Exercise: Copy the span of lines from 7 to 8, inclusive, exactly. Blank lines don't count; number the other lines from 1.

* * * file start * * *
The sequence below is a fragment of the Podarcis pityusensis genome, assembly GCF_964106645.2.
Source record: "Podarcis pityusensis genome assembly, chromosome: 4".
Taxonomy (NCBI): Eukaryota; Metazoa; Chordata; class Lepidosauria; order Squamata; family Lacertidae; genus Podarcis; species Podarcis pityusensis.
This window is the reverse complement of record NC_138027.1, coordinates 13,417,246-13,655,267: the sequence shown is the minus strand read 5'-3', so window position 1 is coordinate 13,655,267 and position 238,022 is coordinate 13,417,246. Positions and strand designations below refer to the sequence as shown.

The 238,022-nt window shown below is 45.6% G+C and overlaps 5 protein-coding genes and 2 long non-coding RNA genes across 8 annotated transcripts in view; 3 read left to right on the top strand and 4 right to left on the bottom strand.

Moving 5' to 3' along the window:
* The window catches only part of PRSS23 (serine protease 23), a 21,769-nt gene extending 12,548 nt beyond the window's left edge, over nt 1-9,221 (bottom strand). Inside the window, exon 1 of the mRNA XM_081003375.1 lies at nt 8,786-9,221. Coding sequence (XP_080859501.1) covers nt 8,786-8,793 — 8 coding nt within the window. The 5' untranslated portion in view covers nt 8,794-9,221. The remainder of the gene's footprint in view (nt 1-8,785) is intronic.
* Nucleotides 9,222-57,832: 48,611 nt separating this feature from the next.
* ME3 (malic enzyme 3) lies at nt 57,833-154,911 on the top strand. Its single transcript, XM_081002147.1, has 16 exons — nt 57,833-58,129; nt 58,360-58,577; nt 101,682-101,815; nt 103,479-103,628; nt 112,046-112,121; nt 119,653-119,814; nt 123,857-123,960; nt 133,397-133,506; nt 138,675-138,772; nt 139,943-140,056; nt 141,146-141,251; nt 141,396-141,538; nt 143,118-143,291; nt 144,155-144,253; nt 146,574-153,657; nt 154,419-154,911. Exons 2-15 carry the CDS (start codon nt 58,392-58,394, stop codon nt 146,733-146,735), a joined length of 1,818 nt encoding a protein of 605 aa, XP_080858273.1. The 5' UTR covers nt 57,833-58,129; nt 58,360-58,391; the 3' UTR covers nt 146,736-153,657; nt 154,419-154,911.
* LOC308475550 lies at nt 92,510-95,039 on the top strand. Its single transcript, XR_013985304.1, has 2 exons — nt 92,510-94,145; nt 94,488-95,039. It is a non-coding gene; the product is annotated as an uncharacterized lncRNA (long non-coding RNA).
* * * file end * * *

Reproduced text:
* The window catches only part of PRSS23 (serine protease 23), a 21,769-nt gene extending 12,548 nt beyond the window's left edge, over nt 1-9,221 (bottom strand). Inside the window, exon 1 of the mRNA XM_081003375.1 lies at nt 8,786-9,221. Coding sequence (XP_080859501.1) covers nt 8,786-8,793 — 8 coding nt within the window. The 5' untranslated portion in view covers nt 8,794-9,221. The remainder of the gene's footprint in view (nt 1-8,785) is intronic.
* Nucleotides 9,222-57,832: 48,611 nt separating this feature from the next.